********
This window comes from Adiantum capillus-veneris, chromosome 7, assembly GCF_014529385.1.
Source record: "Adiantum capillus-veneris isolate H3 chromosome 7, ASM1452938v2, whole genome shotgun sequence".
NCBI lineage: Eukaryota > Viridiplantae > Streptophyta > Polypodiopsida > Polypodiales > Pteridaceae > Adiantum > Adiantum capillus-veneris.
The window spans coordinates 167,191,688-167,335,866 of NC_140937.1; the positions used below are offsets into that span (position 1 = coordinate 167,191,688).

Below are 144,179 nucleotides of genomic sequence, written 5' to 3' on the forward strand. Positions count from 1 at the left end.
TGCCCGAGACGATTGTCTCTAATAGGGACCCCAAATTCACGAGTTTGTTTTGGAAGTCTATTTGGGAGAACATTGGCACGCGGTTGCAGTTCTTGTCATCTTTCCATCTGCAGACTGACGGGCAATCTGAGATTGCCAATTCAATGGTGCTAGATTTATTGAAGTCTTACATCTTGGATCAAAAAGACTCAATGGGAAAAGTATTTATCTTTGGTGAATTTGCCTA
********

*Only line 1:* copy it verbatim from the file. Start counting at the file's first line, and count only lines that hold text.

This window comes from Adiantum capillus-veneris, chromosome 7, assembly GCF_014529385.1.